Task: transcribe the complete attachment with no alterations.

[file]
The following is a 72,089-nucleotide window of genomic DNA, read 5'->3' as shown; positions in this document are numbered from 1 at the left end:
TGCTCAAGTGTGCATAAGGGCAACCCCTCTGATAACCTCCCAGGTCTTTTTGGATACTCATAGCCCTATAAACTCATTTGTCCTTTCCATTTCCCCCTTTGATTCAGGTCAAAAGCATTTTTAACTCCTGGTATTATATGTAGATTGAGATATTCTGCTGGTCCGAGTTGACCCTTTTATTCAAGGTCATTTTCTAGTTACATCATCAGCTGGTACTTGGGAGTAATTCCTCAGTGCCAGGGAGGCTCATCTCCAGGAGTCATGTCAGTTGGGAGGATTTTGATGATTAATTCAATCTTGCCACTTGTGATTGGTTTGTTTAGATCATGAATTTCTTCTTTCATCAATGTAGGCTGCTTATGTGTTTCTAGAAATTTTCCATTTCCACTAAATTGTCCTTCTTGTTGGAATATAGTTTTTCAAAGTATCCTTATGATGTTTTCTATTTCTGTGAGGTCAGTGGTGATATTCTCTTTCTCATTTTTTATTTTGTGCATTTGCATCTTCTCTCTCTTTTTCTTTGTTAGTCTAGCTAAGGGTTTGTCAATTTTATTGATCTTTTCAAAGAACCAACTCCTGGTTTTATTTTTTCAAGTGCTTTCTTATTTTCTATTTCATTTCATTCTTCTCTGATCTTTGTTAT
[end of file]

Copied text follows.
The following is a 72,089-nucleotide window of genomic DNA, read 5'->3' as shown; positions in this document are numbered from 1 at the left end:
TGCTCAAGTGTGCATAAGGGCAACCCCTCTGATAACCTCCCAGGTCTTTTTGGATACTCATAGCCCTATAAACTCATTTGTCCTTTCCATTTCCCCCTTTGATTCAGGTCAAAAGCATTTTTAACTCCTGGTATTATATGTAGATTGAGATATTCTGCTGGTCCGAGTTGACCCTTTTATTCAAGGTCATTTTCTAGTTACATCATCAGCTGGTACTTGGGAGTAATTCCTCAGTGCCAGGGAGGCTCATCTCCAGGAGTCATGTCAGTTGGGAGGATTTTGATGATTAATTCAATCTTGCCACTTGTGATTGGTTTGTTTAGATCATGAATTTCTTCTTTCATCAATGTAGGCTGCTTATGTGTTTCTAGAAATTTTCCATTTCCACTAAATTGTCCTTCTTGTTGGAATATAGTTTTTCAAAGTATCCTTATGATGTTTTCTATTTCTGTGAGGTCAGTGGTGATATTCTCTTTCTCATTTTTTATTTTGTGCATTTGCATCTTCTCTCTCTTTTTCTTTGTTAGTCTAGCTAAGGGTTTGTCAATTTTATTGATCTTTTCAAAGAACCAACTCCTGGTTTTATTTTTTCAAGTGCTTTCTTATTTTCTATTTCATTTCATTCTTCTCTGATCTTTGTTAT